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Tuesday, June 14, 2005


Let me take you on one of my archaeological research trips. Today (Tuesday) I went back to the Agora to check out setting details for the last chapter segments of my novel. I had realized the day Ingrid and I were there that I'd made some errors, so I wanted to correct them. My main focus was to locate the Bouletarian and the other civic buildings in the agora and to locate the Hill of Muses and Hill of the Nymphs to check out details and views from those locations.

The Agora ("assembly') was the place where the citizens of Athens met daily in the open air for all purposes of community life. It was a venue for the transactions of business and discussions of philosophy as well as the scene of athletic displays and dramatic competitions. Here traders rubbed shoulders with administrators, citizens with slaves.

I've visited the Agora scores of times since my very first trip to Greece almost 27 years ago. On that first day I left my hotel Tempi on Aeolou Street and let my feet take me where they would. I landed in the Agora, and had an instant deja vu moment when it seemed I could "see" it all as it had once been. It was such an overwhelming vision I burst into tears. Since the I have returned there often and each time I discover something new. Today I finally found the State Prison where Socrates was held!

I was in search of the old and new Bouletarions (which happen to be side-by-side) and also the Strategeion. These state administrative buildings figure in my novel, so I wanted to 'place' them correctly. The Bouleterion was where the Council of Athens met which included a 'presidential committee'. The Boule met here to prepare legislation for the Assembly.

The Strategeion was the headquarters of the ten elected generals (strategoi). These generals, one of each tribe, were elected every year. They were the supreme commanders of the army and navy and dominant magistrates in the political field. My characters, Phokion and Demetrios of Phaliron were both important strategoi of Athens and Phokion, who had been re-elected numerous times, was the leading military advisor of the city.

With the help of the "Blue Guide" which contains excellent historical details and maps, I easily located these buildings and noted the errors in setting I'd made, took photos to 'place' them in my mind for future reference. In my wanderings I also noted the House of Simon the Cobbler nearby, one of Socrate's hang-outs and I found the markings for the old road to Pireaus, which passes through the Melitedes Gate with Themostocles Walls on the right, and the south road leading to the Hill of Muses where Phokion would have walked to go to his home, passing through the South Gate. Up behind the Bouleterion, there was a new dig with some young archaeology students excavating a Geometric Period grave site.

I left the agora and walked back along through Monastiraki to Thission. Along the way I noted some new digs with more young archaeological students excavating. There's a beautiful cobbled pedestrian path all along this road which skirts the agora and Acropolis, passing below the Pnyx Hill. The Pnyx ("The Rocks") is a flat table of rock where the Assembly met. Here great statesmen, among them Themestocles, Pericles and Demosthenes held their audiences.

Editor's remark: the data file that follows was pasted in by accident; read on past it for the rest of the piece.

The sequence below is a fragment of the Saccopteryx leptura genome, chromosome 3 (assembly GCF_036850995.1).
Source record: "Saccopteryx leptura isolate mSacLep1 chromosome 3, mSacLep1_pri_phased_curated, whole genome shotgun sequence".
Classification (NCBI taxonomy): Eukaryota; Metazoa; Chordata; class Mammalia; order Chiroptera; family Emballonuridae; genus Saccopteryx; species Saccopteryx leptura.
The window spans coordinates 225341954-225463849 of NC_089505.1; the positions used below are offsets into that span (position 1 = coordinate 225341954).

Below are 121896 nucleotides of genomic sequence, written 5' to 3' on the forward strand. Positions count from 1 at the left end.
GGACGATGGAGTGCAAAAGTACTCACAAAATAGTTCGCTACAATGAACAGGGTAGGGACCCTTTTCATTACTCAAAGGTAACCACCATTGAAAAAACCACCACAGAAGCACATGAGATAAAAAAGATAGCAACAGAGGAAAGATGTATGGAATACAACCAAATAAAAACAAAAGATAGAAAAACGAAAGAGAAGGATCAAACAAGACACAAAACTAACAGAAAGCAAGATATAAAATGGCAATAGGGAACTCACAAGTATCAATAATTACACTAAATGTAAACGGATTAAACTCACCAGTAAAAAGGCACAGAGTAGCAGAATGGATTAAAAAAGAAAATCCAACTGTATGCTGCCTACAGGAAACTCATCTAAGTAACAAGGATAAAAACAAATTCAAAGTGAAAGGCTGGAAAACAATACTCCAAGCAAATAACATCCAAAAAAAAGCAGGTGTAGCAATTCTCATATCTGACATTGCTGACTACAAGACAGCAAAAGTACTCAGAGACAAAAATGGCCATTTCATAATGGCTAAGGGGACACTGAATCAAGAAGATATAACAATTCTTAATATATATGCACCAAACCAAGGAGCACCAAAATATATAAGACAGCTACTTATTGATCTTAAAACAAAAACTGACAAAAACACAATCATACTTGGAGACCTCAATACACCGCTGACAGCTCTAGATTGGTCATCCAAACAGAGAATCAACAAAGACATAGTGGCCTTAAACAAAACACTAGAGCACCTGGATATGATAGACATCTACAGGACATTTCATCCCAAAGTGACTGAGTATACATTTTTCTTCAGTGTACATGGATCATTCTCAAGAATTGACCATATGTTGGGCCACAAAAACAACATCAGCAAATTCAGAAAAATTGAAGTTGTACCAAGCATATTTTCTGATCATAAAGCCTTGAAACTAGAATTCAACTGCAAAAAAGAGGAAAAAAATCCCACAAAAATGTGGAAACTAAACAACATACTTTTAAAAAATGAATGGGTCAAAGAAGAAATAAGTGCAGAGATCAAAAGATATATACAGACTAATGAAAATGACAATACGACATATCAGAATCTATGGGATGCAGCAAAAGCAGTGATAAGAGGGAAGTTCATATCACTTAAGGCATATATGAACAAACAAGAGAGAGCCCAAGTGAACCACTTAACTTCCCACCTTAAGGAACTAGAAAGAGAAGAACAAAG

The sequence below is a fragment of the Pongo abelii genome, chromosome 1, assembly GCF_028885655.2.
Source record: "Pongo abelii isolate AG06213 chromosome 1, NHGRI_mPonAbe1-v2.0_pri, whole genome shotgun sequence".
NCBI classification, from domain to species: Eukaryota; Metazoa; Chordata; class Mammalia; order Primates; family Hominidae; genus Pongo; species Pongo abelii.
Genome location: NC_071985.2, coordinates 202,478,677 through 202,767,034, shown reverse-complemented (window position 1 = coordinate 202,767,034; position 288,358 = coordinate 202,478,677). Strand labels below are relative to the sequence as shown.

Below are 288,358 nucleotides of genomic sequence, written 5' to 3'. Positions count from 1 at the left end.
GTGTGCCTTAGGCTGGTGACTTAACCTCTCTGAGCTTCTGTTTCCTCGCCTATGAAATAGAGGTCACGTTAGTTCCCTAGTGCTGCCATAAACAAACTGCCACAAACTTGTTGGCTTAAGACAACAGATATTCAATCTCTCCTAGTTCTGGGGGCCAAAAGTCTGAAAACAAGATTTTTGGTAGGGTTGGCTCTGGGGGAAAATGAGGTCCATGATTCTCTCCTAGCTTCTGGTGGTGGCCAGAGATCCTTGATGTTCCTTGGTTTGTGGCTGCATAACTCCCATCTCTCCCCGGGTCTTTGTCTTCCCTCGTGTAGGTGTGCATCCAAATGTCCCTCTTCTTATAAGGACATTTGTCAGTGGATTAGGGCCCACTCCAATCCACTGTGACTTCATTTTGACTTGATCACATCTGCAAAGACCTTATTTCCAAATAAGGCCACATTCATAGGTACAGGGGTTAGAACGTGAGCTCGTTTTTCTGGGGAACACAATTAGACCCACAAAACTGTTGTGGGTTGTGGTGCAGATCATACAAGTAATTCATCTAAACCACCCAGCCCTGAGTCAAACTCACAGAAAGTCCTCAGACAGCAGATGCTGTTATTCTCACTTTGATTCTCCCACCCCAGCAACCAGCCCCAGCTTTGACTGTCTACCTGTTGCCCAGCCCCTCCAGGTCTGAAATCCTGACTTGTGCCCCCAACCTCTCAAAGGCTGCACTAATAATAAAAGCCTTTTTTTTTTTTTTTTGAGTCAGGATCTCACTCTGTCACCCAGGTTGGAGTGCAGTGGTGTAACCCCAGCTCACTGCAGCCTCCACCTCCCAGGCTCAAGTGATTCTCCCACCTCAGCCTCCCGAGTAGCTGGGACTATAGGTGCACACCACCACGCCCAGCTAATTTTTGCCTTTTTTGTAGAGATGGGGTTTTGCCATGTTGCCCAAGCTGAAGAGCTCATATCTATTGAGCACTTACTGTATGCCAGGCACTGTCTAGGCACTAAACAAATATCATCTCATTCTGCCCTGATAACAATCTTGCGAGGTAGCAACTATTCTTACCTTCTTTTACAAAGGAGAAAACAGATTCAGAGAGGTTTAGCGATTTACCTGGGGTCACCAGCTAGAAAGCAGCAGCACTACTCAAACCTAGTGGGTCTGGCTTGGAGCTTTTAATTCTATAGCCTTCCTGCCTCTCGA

To the north of the Pnyx rises the Hill of the Nymphs. Now, on the top, stands the Observatory founded in 1842. There are traces of the Northern Long Wall nearby and a depression generally identified as the Barathron, the ancient Athenian place of execution.
Not far past this, with a spectacular view of the Parthenon atop the Acropolis, are the tree-clad slopes of the Hill of Muses, a hill that through history has played a strategic role in the fortunes of Athens. Now, on its summit stands the monument of Philopappos (AD 114-116) honouring a Syrian prince who had a distinguished career as an Athenian citizens and Roman praetor. In this area are the remains of a large number of ancient dwellings, so this is where I have placed Phokion's house. This quarter was entirely within the city walls and close to the agora. Plutarch has an excellent description of Phokion's house which I have used in my novel.

It was a hot day and after all my exploring I went to the To Kati Allo for a lunch of souvlaki and lemonade. I really missed Graham today when I went there as I found myself sitting in the seat he used to occupy. I was the only one there and Anna was glad to see me. She must miss her faithful customer too. Afterwards I went home for a long nap.

I want to try and spend a part of each day now writing notes for "Shadow" so that this summer I can try to complete it. My friends here are urging me on, and also encouraging me to write my "Life Under the Acropolis" stories. There are so many of them to record and I hope the memories haven't faded, although some of the details have and now my main source (Roberto) is gone. Hopefully though my collection of journals and letters will provide the missing details.

It's nice to be back into the 'zoe' (life) just like when I lived here. I am enjoying my stay at Dinaz's place and as she is working 12 hours days I am pleased to make dinner for her each night. Tomorrow evening Patrick arrives from his Central American adventures so for a few days there will be some excitement again and perhaps a few small field trips. Otherwise, I 'll be here writing away on the balcony.

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